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Anita Schmaltz

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Category: The Scene134 City Slang13 Bites1

Year: 200417 200332 200332 200284 20013 200012

Popularity: Most Viewed Most Shared


MIIB: Men in Black II July 10, 2002

Recent Articles

  • Cold Mountain

      Cold Mountain is haunted by the earmarks of a TV mini-series, namely, a gooey romance set against the foggy and smoky backdrop of war. Jude Law and Nicole Kidman give strong performances, and of note is the acting debut of Detroit darling Jack White of the White Stripes. White composed a couple of songs he sings in the blockbuster flick. For his five minutes, he fares well. Overall, the film is good for what it is: a melodramatic epic.

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  • Young Adam

      In which the story of a dead young woman intersects with the story of a young man, played by Ewan McGregor, and his emotionally dead affairs. Central here is a particular affair with his co-worker’s wife, played by Tilda Swinton. A monotonous if beautiful film, rated NC-17 for its sexual explicitness
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  • Secret Things (Choses Secrètes)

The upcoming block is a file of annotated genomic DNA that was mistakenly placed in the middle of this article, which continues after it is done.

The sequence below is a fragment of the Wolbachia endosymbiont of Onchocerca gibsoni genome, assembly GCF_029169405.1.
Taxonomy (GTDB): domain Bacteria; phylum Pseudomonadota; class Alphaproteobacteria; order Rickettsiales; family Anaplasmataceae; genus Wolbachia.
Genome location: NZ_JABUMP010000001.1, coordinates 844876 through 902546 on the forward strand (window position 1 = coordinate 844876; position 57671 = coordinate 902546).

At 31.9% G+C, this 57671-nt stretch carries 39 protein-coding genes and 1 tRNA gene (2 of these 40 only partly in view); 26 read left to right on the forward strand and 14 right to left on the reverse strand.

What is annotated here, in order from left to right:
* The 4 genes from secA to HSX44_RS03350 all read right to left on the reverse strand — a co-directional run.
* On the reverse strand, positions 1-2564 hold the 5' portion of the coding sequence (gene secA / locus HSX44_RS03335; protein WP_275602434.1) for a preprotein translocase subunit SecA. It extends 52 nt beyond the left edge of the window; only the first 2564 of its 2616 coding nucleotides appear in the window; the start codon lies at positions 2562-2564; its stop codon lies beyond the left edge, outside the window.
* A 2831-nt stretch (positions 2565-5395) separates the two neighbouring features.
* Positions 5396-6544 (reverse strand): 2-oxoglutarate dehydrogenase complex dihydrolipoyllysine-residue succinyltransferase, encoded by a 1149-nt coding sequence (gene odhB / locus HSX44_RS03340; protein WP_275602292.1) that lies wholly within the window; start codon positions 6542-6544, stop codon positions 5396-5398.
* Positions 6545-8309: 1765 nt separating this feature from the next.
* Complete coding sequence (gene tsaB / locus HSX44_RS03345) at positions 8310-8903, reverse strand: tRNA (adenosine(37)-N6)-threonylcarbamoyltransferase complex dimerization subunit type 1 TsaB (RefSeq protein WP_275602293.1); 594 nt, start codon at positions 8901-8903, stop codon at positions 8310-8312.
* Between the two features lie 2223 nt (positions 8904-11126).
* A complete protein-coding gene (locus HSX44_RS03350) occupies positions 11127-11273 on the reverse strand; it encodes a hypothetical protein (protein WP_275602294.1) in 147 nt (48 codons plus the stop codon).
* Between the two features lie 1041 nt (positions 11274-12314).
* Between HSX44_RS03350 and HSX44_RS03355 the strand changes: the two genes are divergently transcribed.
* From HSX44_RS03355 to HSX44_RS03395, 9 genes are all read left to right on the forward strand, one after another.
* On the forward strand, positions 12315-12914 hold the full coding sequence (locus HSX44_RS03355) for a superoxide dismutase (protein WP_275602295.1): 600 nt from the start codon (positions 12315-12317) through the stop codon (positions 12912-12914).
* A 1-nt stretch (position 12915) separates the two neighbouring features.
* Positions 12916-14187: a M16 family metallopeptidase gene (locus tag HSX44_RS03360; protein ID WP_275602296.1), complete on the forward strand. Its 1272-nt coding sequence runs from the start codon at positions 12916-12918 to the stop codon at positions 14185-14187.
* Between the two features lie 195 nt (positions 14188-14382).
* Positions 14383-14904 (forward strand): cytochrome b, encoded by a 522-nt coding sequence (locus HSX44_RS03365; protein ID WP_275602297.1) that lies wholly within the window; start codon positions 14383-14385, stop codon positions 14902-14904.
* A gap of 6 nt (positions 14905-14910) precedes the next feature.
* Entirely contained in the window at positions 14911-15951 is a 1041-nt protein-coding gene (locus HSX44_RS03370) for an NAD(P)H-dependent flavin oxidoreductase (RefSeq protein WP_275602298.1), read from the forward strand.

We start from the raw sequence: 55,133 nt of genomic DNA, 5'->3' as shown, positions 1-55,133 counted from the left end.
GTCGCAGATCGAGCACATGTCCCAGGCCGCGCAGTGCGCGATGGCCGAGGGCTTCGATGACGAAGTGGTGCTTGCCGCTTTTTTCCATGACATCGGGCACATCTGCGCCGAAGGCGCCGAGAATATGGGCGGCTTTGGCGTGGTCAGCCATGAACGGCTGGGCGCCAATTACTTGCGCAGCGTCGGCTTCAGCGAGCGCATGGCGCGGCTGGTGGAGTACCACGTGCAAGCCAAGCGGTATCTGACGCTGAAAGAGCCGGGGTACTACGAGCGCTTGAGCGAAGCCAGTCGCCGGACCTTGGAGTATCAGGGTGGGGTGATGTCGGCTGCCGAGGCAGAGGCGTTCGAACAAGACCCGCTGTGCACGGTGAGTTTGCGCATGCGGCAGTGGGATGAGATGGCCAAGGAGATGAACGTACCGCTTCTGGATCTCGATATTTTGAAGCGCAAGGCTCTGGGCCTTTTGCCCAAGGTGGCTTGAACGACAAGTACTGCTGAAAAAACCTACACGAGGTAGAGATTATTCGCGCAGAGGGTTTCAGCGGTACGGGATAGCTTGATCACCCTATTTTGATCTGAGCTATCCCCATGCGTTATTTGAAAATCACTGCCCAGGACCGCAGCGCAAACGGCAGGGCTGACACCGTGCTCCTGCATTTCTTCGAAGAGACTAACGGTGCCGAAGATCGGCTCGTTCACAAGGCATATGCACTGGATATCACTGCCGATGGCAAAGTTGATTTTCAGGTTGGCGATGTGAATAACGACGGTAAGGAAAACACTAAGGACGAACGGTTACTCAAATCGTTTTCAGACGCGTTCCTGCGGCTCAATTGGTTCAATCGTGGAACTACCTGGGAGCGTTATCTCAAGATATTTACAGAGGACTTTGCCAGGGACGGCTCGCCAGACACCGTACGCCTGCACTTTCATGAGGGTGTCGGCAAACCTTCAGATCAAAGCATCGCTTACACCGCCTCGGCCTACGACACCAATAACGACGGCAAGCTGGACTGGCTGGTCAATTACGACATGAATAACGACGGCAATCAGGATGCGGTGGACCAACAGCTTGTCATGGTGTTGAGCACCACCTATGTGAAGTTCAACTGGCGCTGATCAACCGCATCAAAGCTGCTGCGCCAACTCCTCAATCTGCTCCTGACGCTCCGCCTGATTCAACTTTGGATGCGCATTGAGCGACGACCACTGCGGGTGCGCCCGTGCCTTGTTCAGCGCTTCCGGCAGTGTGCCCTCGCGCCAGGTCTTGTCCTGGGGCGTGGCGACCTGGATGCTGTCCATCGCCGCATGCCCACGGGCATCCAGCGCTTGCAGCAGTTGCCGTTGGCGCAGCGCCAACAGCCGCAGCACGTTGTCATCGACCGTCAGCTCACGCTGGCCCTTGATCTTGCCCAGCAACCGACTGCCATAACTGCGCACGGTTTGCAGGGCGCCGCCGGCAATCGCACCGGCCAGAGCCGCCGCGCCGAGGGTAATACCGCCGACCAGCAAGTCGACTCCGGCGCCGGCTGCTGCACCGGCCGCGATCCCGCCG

Fired (to put it mildly) from the club where they worked, a stripper and a bartender end up bound together against men as they dive into the world of sexual dares. Sort of a distaff answer to In the Company of Men with echoes of Mulholland Drive, Eyes Wide Shut and Secretary to boot. Unfortunately, writer-director Jean-Claude Brisseau stoops to contrivance toward the end.
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  • Bon Voyage

      If you’ve got a hankering for a bullet-flinging romantic film noir, Bon Voyage is the ticket. The film is set in 1940’s France, but filmed in present day full-color. Isabelle Adjani plays a stunning screen star, while Gérard Depardieu makes a characteristically strong showing in a film that questions the role of entertainment in matters of love and war. In French with subtitles.
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  • Wilbur Wants to Kill Himself

      A Vincent & Theo relationship told with the absurd humor of Harold and Maude. Lone Scherfig, the Danish director of Italian for Beginners, holds to the goal of pulling truth out of characters and settings, an approach at odds with an industry hooked on razzmatazz.
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